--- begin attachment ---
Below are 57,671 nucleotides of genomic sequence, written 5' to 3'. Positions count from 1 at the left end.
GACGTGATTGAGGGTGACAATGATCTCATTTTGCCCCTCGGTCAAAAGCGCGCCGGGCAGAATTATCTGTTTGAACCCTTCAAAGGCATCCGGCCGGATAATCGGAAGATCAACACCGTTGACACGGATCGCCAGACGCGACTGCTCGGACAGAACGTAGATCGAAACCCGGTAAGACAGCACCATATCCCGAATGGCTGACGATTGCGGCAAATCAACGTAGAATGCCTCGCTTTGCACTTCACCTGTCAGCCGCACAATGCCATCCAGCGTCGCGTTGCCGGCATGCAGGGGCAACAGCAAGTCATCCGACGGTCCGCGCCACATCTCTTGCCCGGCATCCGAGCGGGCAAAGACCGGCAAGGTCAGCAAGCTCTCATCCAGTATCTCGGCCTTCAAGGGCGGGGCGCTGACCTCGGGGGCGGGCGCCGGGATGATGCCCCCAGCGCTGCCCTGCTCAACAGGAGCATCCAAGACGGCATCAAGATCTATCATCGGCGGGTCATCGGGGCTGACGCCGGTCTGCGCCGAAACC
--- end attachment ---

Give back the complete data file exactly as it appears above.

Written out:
Below are 57,671 nucleotides of genomic sequence, written 5' to 3'. Positions count from 1 at the left end.
GACGTGATTGAGGGTGACAATGATCTCATTTTGCCCCTCGGTCAAAAGCGCGCCGGGCAGAATTATCTGTTTGAACCCTTCAAAGGCATCCGGCCGGATAATCGGAAGATCAACACCGTTGACACGGATCGCCAGACGCGACTGCTCGGACAGAACGTAGATCGAAACCCGGTAAGACAGCACCATATCCCGAATGGCTGACGATTGCGGCAAATCAACGTAGAATGCCTCGCTTTGCACTTCACCTGTCAGCCGCACAATGCCATCCAGCGTCGCGTTGCCGGCATGCAGGGGCAACAGCAAGTCATCCGACGGTCCGCGCCACATCTCTTGCCCGGCATCCGAGCGGGCAAAGACCGGCAAGGTCAGCAAGCTCTCATCCAGTATCTCGGCCTTCAAGGGCGGGGCGCTGACCTCGGGGGCGGGCGCCGGGATGATGCCCCCAGCGCTGCCCTGCTCAACAGGAGCATCCAAGACGGCATCAAGATCTATCATCGGCGGGTCATCGGGGCTGACGCCGGTCTGCGCCGAAACC